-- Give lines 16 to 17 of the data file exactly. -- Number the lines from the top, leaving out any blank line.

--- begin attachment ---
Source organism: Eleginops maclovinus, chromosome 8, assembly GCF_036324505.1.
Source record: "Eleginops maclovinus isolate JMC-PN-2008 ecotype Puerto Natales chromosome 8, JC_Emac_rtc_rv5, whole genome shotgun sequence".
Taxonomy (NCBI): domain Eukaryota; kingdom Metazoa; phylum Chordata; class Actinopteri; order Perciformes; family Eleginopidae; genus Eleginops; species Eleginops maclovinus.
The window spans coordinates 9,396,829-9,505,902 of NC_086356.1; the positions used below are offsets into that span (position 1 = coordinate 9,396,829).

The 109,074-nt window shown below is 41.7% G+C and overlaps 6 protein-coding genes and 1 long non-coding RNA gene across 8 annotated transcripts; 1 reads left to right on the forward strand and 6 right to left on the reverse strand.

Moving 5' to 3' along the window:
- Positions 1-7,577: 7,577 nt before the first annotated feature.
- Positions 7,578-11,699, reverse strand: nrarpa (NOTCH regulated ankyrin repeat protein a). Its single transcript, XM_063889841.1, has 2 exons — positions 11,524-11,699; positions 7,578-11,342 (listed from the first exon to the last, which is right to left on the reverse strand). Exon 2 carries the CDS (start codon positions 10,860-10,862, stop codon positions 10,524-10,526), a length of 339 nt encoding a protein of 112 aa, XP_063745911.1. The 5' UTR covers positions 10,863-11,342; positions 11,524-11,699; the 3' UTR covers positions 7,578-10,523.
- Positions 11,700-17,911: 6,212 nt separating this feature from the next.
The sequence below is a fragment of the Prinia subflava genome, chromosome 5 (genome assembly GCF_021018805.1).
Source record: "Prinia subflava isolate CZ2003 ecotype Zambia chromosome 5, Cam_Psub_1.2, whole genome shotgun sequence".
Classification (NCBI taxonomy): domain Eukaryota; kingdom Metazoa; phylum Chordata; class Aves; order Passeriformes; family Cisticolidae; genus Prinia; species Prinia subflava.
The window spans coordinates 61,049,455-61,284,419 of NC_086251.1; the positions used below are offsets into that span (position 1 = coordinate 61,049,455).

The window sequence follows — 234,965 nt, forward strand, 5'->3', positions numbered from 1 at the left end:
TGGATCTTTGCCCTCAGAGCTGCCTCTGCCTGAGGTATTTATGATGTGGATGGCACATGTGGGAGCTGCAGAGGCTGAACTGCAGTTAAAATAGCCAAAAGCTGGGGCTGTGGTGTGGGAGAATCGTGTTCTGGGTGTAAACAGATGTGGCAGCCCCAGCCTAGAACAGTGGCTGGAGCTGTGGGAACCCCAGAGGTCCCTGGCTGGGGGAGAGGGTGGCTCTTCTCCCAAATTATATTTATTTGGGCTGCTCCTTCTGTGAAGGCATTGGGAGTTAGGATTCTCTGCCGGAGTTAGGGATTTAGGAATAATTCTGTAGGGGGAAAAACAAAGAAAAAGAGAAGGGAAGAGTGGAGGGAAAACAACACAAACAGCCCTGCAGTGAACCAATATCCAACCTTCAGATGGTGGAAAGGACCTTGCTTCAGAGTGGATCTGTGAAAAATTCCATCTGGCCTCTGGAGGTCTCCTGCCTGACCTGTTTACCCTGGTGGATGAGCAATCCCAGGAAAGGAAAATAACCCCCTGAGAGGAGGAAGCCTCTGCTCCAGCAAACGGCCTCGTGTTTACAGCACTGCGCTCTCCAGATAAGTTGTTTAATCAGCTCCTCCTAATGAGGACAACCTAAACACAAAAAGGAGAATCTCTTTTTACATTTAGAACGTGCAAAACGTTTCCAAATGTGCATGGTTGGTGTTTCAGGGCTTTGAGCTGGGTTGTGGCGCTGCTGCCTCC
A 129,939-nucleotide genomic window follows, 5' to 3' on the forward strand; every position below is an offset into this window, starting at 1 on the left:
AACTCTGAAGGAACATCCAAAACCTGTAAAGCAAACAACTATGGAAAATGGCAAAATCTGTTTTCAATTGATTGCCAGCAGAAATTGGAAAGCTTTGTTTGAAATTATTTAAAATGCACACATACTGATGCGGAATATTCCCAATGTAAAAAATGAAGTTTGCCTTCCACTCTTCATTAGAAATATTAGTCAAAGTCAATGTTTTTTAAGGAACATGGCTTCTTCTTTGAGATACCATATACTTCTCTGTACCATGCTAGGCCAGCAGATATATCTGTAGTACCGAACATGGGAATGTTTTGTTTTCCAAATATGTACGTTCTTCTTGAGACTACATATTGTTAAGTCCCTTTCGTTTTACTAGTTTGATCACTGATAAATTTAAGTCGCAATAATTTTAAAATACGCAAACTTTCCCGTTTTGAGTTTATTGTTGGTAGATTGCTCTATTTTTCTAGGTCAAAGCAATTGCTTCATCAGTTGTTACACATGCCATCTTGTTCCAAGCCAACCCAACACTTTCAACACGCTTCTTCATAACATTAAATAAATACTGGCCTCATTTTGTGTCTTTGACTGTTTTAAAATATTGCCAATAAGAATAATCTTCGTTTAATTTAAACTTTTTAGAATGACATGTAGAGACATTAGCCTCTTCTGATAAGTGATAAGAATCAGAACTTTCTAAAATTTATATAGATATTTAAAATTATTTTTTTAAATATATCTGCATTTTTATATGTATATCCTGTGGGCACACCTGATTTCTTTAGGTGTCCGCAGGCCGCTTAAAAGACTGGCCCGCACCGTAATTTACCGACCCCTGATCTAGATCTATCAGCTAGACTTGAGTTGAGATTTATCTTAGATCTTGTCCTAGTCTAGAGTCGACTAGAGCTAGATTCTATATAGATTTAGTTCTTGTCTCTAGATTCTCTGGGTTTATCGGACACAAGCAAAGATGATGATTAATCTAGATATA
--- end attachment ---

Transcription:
A 129,939-nucleotide genomic window follows, 5' to 3' on the forward strand; every position below is an offset into this window, starting at 1 on the left:
AACTCTGAAGGAACATCCAAAACCTGTAAAGCAAACAACTATGGAAAATGGCAAAATCTGTTTTCAATTGATTGCCAGCAGAAATTGGAAAGCTTTGTTTGAAATTATTTAAAATGCACACATACTGATGCGGAATATTCCCAATGTAAAAAATGAAGTTTGCCTTCCACTCTTCATTAGAAATATTAGTCAAAGTCAATGTTTTTTAAGGAACATGGCTTCTTCTTTGAGATACCATATACTTCTCTGTACCATGCTAGGCCAGCAGATATATCTGTAGTACCGAACATGGGAATGTTTTGTTTTCCAAATATGTACGTTCTTCTTGAGACTACATATTGTTAAGTCCCTTTCGTTTTACTAGTTTGATCACTGATAAATTTAAGTCGCAATAATTTTAAAATACGCAAACTTTCCCGTTTTGAGTTTATTGTTGGTAGATTGCTCTATTTTTCTAGGTCAAAGCAATTGCTTCATCAGTTGTTACACATGCCATCTTGTTCCAAGCCAACCCAACACTTTCAACACGCTTCTTCATAACATTAAATAAATACTGGCCTCATTTTGTGTCTTTGACTGTTTTAAAATATTGCCAATAAGAATAATCTTCGTTTAATTTAAACTTTTTAGAATGACATGTAGAGACATTAGCCTCTTCTGATAAGTGATAAGAATCAGAACTTTCTAAAATTTATATAGATATTTAAAATTATTTTTTTAAATATATCTGCATTTTTATATGTATATCCTGTGGGCACACCTGATTTCTTTAGGTGTCCGCAGGCCGCTTAAAAGACTGGCCCGCACCGTAATTTACCGACCCCTGATCTAGATCTATCAGCTAGACTTGAGTTGAGATTTATCTTAGATCTTGTCCTAGTCTAGAGTCGACTAGAGCTAGATTCTATATAGATTTAGTTCTTGTCTCTAGATTCTCTGGGTTTATCGGACACAAGCAAAGATGATGATTAATCTAGATATA